WASHINGTON — The House passed a sweeping overhaul of policing rules Thursday on a near party-line vote with little expectation it will break a partisan stalemate that’s put any Senate plans to act on hold.
The legislation, named the George Floyd Justice in Policing Act after the Black American man who died a month ago at the hands of Minneapolis police, passed 236-181. Three Republicans joined all Democrats in voting for the measure.
Bill author Karen Bass, chairwoman of the Congressional Black Caucus, said the legislation would “transform policing in America.”
“We are supposed to be the beacon of hope for human rights in other countries, and the Justice in Policing Act is a bill for human rights in our country,” Bass, a California Democrat, said before the vote.
The Democratic bill, H.R.7120, was opposed by the White House. President Donald Trump accused Democrats of wanting to “weaken the police” in part because it would make it easier for police officers to be sued in brutality cases. GOP leaders in the House had urged members to vote against it.
The House action came a day after a less stringent policing plan proposed by Senate Republicans was blocked by Democrats who said it was inadequate to address police brutality in response to massive demonstrations across the U.S.
While Democrats held out hope that the passage by the House would force negotiations, some key Republicans said it’s likely a dead issue in the Senate.
“It seems to be,” said Senate Judiciary Chairman Lindsey Graham, a South Carolina Republican. “It’s a shame but we are where we are.”
South Carolina Republican Sen. Tim Scott, who authored the GOP plan, said the momentum behind the legislation “is dissipating as we speak.”
Democrats “are playing a dangerous game of politics that they can afford to wait until November or next year,” said Scott, the only Black Republican in the chamber. “They may be right, but it’s a dangerous game.”
Democrats are banking on continued street protests and a surge of public support for the Black Lives Matter movement to put pressure on Senate Republicans.
A New York Times/Siena College poll released Wednesday found that by a margin to 59 percent to 30 percent, those surveyed think Floyd’s death in Minneapolis last month is part of a pattern of police violence, and that 57 percent support the protests. The survey was conducted June 17-22 by telephone calls in English and Spanish to 1,337 registered voters, with an error margin of plus or minus 3.0 percentage points.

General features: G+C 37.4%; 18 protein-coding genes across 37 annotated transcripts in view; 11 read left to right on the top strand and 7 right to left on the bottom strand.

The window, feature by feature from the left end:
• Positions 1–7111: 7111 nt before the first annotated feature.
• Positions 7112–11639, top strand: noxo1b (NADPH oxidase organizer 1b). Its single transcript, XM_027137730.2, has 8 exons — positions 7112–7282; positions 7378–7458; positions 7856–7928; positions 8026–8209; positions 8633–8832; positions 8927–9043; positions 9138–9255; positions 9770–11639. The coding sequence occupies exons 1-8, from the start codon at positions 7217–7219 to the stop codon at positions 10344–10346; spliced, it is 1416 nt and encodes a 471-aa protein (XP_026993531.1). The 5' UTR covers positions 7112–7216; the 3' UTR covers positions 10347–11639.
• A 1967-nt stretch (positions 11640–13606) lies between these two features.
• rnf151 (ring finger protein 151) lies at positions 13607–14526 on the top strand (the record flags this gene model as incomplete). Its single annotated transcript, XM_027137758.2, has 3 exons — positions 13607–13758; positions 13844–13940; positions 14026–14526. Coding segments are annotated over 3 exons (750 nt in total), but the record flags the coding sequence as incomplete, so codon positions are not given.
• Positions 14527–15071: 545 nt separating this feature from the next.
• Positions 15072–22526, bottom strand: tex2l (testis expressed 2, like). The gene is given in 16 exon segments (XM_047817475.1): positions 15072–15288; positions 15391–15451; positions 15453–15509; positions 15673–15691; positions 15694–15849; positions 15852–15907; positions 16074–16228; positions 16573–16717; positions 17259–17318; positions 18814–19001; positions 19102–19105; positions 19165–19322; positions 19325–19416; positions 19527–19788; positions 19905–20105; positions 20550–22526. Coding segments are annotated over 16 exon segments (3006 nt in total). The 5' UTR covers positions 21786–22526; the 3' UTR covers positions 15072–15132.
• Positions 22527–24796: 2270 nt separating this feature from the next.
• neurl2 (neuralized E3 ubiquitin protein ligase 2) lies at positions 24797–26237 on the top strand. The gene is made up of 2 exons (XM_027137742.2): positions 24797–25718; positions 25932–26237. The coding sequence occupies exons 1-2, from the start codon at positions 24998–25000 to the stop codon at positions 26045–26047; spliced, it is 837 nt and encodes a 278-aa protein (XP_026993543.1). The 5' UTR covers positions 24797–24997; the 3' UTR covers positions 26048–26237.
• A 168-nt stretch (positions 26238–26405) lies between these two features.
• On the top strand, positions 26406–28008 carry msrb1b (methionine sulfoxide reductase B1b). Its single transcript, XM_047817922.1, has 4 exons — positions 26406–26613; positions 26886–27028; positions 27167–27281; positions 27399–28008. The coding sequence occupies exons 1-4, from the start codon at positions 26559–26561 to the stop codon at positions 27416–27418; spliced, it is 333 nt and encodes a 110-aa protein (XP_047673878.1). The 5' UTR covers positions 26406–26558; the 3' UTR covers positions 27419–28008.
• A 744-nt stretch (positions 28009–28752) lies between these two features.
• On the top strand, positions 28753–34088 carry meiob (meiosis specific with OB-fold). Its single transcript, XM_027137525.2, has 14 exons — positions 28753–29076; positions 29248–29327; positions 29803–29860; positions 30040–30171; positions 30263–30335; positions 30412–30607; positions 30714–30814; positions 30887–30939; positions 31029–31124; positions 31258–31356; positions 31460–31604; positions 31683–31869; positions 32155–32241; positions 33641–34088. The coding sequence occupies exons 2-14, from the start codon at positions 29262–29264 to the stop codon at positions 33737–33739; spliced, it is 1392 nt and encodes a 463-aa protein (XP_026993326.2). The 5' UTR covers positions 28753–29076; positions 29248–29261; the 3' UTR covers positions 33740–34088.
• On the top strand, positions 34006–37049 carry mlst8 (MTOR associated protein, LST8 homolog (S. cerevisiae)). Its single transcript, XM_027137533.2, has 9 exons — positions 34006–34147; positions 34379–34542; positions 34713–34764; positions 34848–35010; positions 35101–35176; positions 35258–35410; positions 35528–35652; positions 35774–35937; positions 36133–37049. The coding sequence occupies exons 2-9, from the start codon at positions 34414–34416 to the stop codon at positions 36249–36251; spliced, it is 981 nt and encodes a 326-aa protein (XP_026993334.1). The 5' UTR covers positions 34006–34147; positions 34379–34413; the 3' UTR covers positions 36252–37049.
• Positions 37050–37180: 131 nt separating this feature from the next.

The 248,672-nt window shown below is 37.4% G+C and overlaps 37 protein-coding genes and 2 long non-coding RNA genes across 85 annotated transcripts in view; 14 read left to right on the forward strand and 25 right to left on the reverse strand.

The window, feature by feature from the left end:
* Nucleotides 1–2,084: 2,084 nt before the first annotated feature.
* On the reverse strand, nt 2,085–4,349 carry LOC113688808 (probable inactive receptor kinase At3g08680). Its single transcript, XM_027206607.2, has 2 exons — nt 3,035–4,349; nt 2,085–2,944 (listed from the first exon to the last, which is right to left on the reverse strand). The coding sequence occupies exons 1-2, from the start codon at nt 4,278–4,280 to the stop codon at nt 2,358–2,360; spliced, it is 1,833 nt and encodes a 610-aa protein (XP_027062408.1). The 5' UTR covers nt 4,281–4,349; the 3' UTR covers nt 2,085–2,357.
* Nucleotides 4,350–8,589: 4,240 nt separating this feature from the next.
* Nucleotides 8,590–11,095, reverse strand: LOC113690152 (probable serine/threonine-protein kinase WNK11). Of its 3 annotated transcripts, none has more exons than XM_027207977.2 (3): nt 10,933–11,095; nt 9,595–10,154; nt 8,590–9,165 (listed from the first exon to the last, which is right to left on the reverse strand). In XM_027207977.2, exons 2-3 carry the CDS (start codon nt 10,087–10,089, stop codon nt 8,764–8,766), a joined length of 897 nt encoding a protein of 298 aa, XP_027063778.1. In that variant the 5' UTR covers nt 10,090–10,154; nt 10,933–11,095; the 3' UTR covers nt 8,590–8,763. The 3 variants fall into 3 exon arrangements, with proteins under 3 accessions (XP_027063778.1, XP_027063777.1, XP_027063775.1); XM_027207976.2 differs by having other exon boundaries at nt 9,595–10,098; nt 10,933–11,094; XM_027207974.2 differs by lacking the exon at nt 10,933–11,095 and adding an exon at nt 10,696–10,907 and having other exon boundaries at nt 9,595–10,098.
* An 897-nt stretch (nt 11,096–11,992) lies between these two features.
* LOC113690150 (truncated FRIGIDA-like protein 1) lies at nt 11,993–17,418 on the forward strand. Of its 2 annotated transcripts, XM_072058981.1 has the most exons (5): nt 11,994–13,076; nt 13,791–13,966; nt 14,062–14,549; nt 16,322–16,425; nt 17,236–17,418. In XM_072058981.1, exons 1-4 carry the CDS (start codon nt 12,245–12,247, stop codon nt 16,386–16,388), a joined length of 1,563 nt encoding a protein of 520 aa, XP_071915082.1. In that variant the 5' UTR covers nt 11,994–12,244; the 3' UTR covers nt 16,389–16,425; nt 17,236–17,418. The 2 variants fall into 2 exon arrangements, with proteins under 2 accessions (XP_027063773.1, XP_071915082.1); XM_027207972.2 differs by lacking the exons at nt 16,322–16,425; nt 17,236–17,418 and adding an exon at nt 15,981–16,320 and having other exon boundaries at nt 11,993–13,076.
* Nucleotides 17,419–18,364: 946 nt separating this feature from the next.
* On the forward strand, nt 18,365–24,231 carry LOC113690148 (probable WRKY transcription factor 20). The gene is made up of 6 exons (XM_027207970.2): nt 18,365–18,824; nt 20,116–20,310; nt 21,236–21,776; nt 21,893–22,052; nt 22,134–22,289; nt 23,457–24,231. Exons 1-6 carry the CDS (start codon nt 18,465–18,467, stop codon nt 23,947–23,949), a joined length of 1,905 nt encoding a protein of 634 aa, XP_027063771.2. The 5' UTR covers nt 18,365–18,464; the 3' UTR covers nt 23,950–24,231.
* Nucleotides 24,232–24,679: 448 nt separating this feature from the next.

Senate Democrats said Scott’s measure lacked sufficient enforcement measures to hold rogue police officers to account and didn’t do enough to eliminate deadly practices such as choke-holds and no-knock warrants used to enter homes in drug cases.
Republicans said they would have allowed floor amendments on those matters and alleged Democrats would rather have policing as an election-year issue than find a compromise.
“Our Democratic colleagues tried to say with straight faces that they want the Senate to discuss police reform — while they blocked the Senate from discussing police reform,” Senate Majority Leader Mitch McConnell said.
McConnell has scheduled the Senate to debate the annual national defense policy bill next, ahead of a two-week July 4 recess. The Senate expects to debate an economic stimulus plan after July 20.
Senate Minority Leader Chuck Schumer said, “The debate on policing reform is only over for those who want it to be over.” The New York Democrat added, “And maybe for those who never truly wanted this debate in the first place.”
Bass said in an interview she plans to talk to Scott, the Republican sponsor of the Senate bill, and sees a basis for compromise as pressure continues.
“I don’t view this situation as being over at all,” she said. “I hope people protest every single day.”
New Jersey Democratic Sen. Cory Booker, one of two Black Democrats in the Senate and a sponsor of his party’s version of the legislation, said that activism will “push this Congress to catch up to history.”
The biggest areas of disagreement center on GOP opposition to Democratic efforts to end “qualified immunity” that protects individual officers from lawsuits, lower the “guilty mind” standard needed to criminally prosecute police; create a national database of complaints against officers, end no-knock warrants in drug cases, and stop military hardware from being turned over to local police.
Republicans argue that the changes on lawsuits would cause police to hesitate in emergency situations, potentially costing lives.
Lower standards on lawsuits or prosecutions of police would mean “an officer will not only put his life on the line every time he is working a shift, but he will put his home, his possessions, and the sanctity of his family on the line,” wrote House Freedom Caucus Chairman Andy Biggs of Arizona in a Washington Examiner opinion essay. “It also means that it will be even harder to recruit and retain officers.”
Republicans say banning no-knock warrants would be dangerous in some cases involving heavily armed drug kingpins, and that a database of complaints could include unfounded allegations against police.
The three House Republicans who voted for the measure were Brian Fitzpatrick of Pennsylvania, Will Hurd of Texas and Fred Upton of Michigan.